NZXT is not an unknown name in the CPU water cooling market. Together with e.g. Corsair, Alphacool and ASUS they represent the high-end sector. The X-Series is now in its third generation. The well-known and popular Infinity Mirror has remained and also otherwise optically little has changed – that’s a good thing. Nevertheless, NZXT promises improvements over its predecessor with this product, including a better pump and an even bigger Infinity-Mirror, which can now also be rotated to allow mounting in any orientation. Below we have tested the water cooling for you.
|Socket compatibility||Intel: LGA 1200, 1151, 1150, 1155, 1156, 1366, 2011, 2011-3, 2066
AMD: Socket AM4, sTRX4, TR4 (without Threadripper Bracket)
|Water block||80 x 80 x 55 mm (L x W x H)
Copper block with plastic housing
|Pump||7th generation of the Asetek pump series
800 – 2,800 RPM
|Hoses||400 mm, nylon coated|
|Radiator||394 x 121 x 27 mm (L x W x H)
|Fan||Aer P120, 3x
120 x 120 x 26 mm (L x W x H)
Oil pressure bearing
|Price||€ 169.90 *|
Scope of delivery and workmanship
After opening the package, the eye falls directly on the water cooling system. In addition to this, the box also contains assembly material, three individually packed fans, installation instructions and connection cables for the pump.
The price is noticeable during processing. The radiator is perfectly painted throughout, the fans are torsionally stiff and you immediately get the feeling of having received a high-quality product. The pump head with the notorious Infinity Mirror is mirrored and protected from scratches by a protective film. No bent cooling fins or other quality defects can be found.
The tubes are very robust and cannot be bent easily. This is intended to provide increased safety – they bend in almost no scenario and thus rule out leakage. Despite the Infinity Mirror, the fans are kept simple. You’ll look in vain for RGB lighting here – but you’ve concentrated entirely on the performance.
The hoses are connected to the water block via rotatable fittings. Combined with the rotating pump head, the cooler can be fixed in any position, giving complete freedom.
But there is one small downer – the water block is only connected to the mainboard via USB and pump header and to the power supply via SATA power connector. There is no fan control directly via the software and a PWM splitter is also not available. If you don’t have a splitter, you should buy one. Alternatively one can connect two of the fans as case fans. Why a cheap component is omitted here – especially for a premium product – is incomprehensible. Also, a fan profile based on the water temperature is thus not possible without another NZXT controller. A pity!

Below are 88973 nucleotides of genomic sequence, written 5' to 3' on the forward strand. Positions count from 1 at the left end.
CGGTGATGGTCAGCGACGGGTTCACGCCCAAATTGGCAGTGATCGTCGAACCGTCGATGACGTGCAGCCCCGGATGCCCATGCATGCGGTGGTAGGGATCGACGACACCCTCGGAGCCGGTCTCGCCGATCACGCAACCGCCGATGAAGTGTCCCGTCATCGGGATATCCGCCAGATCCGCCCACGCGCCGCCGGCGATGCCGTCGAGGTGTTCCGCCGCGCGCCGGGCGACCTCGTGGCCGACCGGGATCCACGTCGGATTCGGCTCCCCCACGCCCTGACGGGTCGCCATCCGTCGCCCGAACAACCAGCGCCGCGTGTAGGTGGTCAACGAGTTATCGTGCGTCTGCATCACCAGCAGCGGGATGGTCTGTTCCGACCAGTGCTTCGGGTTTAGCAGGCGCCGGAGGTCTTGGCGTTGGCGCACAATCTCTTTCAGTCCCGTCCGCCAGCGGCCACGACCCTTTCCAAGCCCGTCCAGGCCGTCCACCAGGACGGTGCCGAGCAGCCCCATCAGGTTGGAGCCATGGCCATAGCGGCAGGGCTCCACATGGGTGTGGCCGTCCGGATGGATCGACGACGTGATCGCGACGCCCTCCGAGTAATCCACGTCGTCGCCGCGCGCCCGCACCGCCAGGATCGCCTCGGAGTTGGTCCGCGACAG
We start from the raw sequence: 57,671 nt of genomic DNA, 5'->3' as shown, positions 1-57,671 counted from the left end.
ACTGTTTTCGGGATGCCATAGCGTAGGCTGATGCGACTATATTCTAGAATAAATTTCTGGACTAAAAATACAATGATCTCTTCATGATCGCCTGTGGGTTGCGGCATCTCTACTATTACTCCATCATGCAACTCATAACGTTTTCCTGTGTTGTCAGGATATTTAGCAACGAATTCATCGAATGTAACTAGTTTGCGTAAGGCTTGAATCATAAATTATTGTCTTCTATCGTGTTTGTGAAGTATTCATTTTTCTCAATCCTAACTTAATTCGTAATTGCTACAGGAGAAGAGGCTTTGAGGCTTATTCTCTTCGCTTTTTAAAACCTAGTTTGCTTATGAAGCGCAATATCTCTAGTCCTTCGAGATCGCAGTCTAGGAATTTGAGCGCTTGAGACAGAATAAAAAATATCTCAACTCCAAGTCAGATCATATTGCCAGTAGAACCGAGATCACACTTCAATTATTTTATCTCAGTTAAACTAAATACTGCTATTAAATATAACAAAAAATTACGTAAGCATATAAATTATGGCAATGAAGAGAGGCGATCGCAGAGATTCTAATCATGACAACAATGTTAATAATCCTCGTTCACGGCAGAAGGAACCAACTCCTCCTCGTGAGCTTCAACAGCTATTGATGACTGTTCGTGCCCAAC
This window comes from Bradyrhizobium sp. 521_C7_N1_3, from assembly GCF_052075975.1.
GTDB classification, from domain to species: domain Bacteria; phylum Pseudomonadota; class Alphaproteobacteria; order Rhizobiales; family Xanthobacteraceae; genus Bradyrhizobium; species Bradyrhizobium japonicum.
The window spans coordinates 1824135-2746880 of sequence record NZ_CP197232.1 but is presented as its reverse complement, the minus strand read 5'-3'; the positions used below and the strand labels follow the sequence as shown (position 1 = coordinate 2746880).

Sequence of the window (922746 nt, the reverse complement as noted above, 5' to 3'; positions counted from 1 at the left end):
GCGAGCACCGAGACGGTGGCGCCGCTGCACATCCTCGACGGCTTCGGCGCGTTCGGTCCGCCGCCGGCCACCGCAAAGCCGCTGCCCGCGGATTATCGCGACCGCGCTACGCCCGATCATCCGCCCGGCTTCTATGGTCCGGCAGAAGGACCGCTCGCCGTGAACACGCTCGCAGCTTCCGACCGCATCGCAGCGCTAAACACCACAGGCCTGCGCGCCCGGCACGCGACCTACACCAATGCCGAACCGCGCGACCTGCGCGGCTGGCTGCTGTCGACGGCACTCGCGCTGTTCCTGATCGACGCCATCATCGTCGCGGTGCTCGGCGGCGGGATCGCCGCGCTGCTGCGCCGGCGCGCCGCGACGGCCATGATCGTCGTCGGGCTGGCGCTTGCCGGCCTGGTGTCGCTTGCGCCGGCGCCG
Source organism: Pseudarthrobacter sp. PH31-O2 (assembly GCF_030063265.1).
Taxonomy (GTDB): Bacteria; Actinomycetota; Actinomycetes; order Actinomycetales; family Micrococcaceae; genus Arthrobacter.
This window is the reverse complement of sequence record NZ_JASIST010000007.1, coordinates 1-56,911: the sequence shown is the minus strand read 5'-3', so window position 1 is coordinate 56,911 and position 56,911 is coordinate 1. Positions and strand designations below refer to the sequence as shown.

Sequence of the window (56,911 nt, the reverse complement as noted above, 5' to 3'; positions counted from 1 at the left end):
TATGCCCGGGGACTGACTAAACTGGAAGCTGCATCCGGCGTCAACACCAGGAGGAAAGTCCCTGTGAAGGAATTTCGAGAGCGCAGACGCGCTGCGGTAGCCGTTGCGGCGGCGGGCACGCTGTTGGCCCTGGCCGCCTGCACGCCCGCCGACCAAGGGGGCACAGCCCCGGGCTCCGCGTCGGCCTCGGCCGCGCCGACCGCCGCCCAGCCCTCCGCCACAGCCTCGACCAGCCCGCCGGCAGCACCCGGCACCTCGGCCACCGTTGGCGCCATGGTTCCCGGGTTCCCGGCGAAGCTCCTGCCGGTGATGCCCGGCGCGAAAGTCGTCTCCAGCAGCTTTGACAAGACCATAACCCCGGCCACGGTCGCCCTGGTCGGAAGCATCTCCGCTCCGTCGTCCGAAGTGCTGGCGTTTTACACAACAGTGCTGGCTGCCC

After unpacking it goes straight to installation – in short: it is quick and easy.
The radiator installation gives you all the freedom you need. Both for a push (fan “pushes” air through the radiator) and a pull configuration (fan “pulls” air through the radiator) suitable screws are included. In the test, we fixed the fans to the radiator in advance and then screwed it into the case’s lid.
With the AMD base AM4 the suitable screws are screwed to the existing AMD backplate and the suitable holder can be fixed to the water block simply by turning. Afterwards you fix it with knurled screws to the bracket and connect the cables – and the Kraken X73 is ready for use.
After the installation of the hardware follows the installation of the software. The NZXT CAM software can be used to configure the water cooling system. There are predefined configurations for both the pump and the RGB lighting, but it can also be set up to be completely free. As a small note first – the silent profile is still very performant and rotates quite high. If you don’t run acutely into the temperature limit, you can reduce it without problems.